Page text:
Grace Notes: Music of the Week – October 24th

Hello and welcome back to Music of the Week! The return of ‘The Apprentice’ (a guilty pleasure) has influenced my first choice and a BBC prom I went to in the summer has influenced my second.

Prokofiev’s ballet ‘Romeo and Juliet’ is a wonderful piece. In the section ‘Montagues and Capulets’ the famous low brass oom-pahs and the unison string melody stepping over the top in a dotted rhythm is the section from the ballet that most people know. (Or signifies that Lord Sugar is coming back to BBC1.) However, I’d really like to talk about the whole piece. I’ve seen the ballet and last summer I played the second suite in a concert with YMSO and discovered some other beautiful passages.

The ballet was composed in 1935 and the ending was originally written so that it was happy, but he was persuaded that this would have been a step too far. It was written for the Kirov Ballet but because it was so tricky for the dancers it wasn’t performed for a few years (the premier was in Brno in 1938). Once the music had become popular he then wrote three orchestral suites and a solo piano piece based on the ballet themes. Aside from the ‘Montagues and Capulets’ theme (which is epic and so much fun to play), my other favourite movement from the suites is the ‘Death of Juliet’. It’s beautiful and has many moments of bittersweet passion and pain which could bring the audience to tears.

My other piece that I’d like to share is a collaboration between the string trio (two violins and a double bass) Time for Three and Joshua Radin (an American singer, songwriter and actor). It’s an acoustic song called ‘Everything’ll Be Alright’.

I first came across Time for Three at a BBC Prom. My brother is a huge fan of Aaron Copland and there was an ‘Americana’ prom last summer so I went with him to watch the BBC Symphony Orchestra play. I wasn’t sure what to expect in the second half as all it said on the website was ‘Brubeck’. I was in for a treat. The orchestra opened with ‘Blue Rondo a la Turk’ by Dave Brubeck, which had been arranged by his son (Chris Brubeck) for orchestra. This was very exciting but short, so my brother and I were left wondering what was coming next in ‘Travels in Time for Three’ (by Chris Brubeck). I loved this piece. An American string trio walked out and they proceeded to amaze us with a virtuosic performance of what was essentially a jazzy concerto grosso. After this, I went home and found as many different videos as I could by Time for Three.

I was introduced to Joshua Radin by recommendation from one of my friends who emigrated to Canada when we were 16. We keep in contact through Skype, Facebook and email often share YouTube videos and songs. About a year ago, I was sent ‘Winter’ by Joshua Radin and that became one of my favourite songs.

On Monday I was browsing YouTube, came across a collaboration between these two, and I loved it. Even though there is only a string bass, two violins and a voice with guitar, it’s magical and haunting. I hope you like it as much as I do!

I’m looking forward to seeing you all on Monday, when I’ll be talking about a halloween concert I’m taking part in on Sunday with BBC NOW and NYOW.

*I do not own any of the above videos

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Grace Notes: Tackling a Nielsen Symphony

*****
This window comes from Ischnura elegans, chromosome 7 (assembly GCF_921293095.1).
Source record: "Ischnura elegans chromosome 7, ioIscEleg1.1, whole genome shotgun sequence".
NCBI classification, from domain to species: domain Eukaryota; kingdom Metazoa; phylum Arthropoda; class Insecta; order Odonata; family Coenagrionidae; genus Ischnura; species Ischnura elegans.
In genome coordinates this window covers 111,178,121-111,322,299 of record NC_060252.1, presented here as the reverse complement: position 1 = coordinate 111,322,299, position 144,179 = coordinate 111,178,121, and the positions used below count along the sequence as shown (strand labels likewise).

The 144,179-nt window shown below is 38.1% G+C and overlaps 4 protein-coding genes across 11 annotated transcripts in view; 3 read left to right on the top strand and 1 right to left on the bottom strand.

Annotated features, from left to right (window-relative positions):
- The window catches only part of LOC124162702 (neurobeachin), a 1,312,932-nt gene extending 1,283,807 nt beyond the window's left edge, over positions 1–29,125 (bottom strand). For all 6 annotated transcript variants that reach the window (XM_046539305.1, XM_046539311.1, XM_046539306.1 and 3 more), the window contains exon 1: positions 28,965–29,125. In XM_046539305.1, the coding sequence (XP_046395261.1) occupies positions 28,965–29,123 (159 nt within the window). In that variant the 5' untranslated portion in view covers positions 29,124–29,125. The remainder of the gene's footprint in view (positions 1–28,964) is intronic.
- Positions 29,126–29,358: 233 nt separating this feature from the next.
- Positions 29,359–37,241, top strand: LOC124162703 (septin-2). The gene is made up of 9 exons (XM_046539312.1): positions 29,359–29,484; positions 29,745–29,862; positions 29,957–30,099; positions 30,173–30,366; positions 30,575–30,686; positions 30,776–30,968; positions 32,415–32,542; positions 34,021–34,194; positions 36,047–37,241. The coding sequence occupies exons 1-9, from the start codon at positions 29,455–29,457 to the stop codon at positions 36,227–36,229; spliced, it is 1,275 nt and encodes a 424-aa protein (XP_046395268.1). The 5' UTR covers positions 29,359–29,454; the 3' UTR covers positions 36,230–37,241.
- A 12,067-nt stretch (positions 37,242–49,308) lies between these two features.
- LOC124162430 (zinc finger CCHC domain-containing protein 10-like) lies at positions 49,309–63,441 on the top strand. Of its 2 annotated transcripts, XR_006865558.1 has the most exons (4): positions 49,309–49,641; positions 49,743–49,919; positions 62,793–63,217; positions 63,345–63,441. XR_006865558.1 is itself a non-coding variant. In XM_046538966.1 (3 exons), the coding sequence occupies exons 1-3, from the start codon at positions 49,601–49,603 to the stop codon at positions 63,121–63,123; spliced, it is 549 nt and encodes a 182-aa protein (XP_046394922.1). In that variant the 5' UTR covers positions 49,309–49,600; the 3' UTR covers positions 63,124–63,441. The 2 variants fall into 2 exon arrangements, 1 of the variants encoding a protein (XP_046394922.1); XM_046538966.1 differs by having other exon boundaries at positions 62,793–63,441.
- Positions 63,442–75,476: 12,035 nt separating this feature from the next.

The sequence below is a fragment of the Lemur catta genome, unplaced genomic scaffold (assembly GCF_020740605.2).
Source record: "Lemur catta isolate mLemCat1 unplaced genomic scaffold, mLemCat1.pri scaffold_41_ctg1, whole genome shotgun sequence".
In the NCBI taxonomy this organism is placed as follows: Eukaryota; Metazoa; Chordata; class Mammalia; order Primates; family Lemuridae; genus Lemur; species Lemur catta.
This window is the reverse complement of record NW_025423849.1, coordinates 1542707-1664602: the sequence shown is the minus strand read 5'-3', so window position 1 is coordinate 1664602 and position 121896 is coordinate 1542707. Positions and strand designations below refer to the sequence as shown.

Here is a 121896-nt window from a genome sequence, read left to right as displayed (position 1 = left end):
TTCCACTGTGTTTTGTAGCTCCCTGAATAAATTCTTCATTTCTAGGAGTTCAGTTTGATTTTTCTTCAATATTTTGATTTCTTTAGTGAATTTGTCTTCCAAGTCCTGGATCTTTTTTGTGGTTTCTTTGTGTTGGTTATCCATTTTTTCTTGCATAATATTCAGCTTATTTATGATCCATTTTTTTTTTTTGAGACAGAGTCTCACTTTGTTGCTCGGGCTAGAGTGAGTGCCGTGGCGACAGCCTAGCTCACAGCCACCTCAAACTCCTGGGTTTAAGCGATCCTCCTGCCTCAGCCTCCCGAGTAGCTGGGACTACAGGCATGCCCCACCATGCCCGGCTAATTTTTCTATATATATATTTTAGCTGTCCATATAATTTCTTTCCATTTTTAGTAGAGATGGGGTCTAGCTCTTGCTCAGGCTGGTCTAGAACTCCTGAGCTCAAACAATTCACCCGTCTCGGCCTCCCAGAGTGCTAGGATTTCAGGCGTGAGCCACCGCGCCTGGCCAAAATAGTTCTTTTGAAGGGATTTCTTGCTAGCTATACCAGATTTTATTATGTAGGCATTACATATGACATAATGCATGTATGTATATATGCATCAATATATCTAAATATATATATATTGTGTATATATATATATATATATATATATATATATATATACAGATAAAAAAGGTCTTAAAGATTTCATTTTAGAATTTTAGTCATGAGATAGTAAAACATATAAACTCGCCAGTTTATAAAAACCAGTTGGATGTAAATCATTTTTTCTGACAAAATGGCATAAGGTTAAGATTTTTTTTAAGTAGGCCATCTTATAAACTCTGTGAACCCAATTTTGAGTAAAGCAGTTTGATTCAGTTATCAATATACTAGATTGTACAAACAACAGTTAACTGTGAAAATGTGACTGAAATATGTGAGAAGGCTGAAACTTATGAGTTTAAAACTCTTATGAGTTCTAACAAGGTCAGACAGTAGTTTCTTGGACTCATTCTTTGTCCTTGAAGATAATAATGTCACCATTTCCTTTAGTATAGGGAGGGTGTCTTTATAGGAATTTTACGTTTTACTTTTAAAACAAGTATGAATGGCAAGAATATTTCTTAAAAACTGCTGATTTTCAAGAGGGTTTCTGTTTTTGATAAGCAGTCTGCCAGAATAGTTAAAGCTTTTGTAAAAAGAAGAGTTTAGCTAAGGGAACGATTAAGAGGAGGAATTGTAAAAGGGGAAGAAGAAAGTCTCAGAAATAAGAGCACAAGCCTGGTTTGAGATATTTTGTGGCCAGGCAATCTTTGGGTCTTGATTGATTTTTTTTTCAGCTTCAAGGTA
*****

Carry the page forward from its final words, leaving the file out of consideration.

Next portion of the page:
Last Wednesday I took part in a concert at St John’s Smith Square with the Young Musicians Symphony Orchestra (YMSO – http://www.ymso.org.uk/). We were playing a varied program including Berlioz, Tchaikovsky and Nielsen. This was a very challenging program and I hadn’t played any of the pieces before.

We began the concert with Le Corsaire by Berlioz which is a concert overture  (which means there isn’t an opera attached) written between 1844 and 1851 (there were lots of revisions). It’s a very fast and exciting overture with lots of bright and blazing string passages, enhanced by brass chords. The main challenge of this was the speed and when I was practicing I had to gradually increase  the tempo in order to be able to play this at the same speed as everyone else!

The other piece in the first half was the 1st Tchaikovsky piano concerto with Vitaly Pisarenko (a Masters  student at the Royal College of Music). This is a gorgeous piece and has lots of beautiful tunes that both the orchestra and the soloist play. The main challenge with playing any concerto is adjusting to how the soloist wants to play it. After we had played it once though, I found that I got used to all of the hold backs and pushes forward so it became a joy to play rather than a stressful experience.

The second half of the concert was Nielsen’s 5th symphony. This symphony has  only two movements, but there are very clear sections throughout these which make it interesting to listen to.  The symphony isn’t typically ‘romantic’ and there aren’t many tunes that would pass the ‘old grey whistle test’ , but Nielsen manages to create an amazing atmosphere and uses the various sections of the orchestra, such as the undulating violas at the start creating mystery and tension.

Overall , the concert went well and the audience really enjoyed all three works. The piano concerto was the best received I think, but that was possibly because of its popularity. Personally I think the Berlioz was my favourite to play.

*I don’t own any of the videos above, neither are they recordings from the performance. I just wanted to share the music that we played as I enjoyed it so much.

I’m really looking forward to the next YMSO concert in November where we will  be playing Bruckner’s 8th symphony. I’ll see you next week for a blog on a concert I’m taking part in on Thursday with Orchestra Vitae. It’s at 7.30 pm on 17th October at St John’s Smith Square if you fancy coming. The program includes Shostakovich, Brahms and Montague (with an 80 piece choir and huge percussion section) so should be an incredible concert! Hope to see you there.